"We hold that such a complaint should be dismissed," Justice David Souter wrote for the court majority.
At issue is a class action lawsuit against Bell Atlantic, which contends that lack of competition for local telephone service and "parallel conduct" of the regional Bells were evidence of an antitrust conspiracy.
More than a decade after the court-ordered breakup of AT&T into seven regional Bells, Congress passed a landmark legislation in 1996 designed to foster competition among carriers. It required regional Bells such as Verizon to make their networks available to rivals in exchange for gaining access to the lucrative long-distance voice and data markets.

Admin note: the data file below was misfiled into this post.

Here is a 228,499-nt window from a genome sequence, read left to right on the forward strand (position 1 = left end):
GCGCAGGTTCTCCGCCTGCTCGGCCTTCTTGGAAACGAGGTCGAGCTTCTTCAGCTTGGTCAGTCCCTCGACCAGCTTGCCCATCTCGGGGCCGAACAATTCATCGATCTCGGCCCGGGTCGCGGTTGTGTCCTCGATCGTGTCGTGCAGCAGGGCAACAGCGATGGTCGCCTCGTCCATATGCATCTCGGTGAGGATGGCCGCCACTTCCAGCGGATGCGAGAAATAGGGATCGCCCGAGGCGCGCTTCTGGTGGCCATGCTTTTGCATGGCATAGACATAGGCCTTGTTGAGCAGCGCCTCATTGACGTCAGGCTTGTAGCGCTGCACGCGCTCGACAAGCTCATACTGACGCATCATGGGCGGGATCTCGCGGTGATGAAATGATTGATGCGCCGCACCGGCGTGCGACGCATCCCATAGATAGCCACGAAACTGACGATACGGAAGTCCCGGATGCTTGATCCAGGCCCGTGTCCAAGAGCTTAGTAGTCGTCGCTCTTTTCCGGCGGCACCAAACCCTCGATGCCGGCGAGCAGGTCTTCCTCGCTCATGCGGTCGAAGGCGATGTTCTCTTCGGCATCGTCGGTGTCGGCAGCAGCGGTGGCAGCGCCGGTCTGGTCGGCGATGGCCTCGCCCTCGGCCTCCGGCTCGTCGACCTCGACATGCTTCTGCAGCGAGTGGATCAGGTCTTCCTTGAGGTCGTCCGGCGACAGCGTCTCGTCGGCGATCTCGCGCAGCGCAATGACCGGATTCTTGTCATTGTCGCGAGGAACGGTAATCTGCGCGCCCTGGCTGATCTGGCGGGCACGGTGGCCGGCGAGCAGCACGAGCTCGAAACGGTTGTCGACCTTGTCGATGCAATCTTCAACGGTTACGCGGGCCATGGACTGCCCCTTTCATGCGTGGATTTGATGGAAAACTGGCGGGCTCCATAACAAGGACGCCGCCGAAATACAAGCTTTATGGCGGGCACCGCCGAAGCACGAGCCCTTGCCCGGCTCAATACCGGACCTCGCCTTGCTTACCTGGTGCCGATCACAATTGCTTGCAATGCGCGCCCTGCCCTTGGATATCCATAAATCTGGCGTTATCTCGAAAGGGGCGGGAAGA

The case was dismissed by a district court judge, who said the plaintiffs could not sue based only on a "bare-bones" allegation of conspiracy.
But that decision was reversed by a federal appeals court in New York, which ruled the case should not be dismissed unless the charges were implausible.
The U.S. Justice Department's antitrust division has sided with the telephone companies, arguing that "parallel action and inaction" alone was not enough to provide a basis for an antitrust lawsuit.
The Supreme Court's majority opinion agreed, ruling that an allegation of parallel conduct and a bare assertion of conspiracy is not enough. There must be enough facts to suggest an agreement was made, Souter said.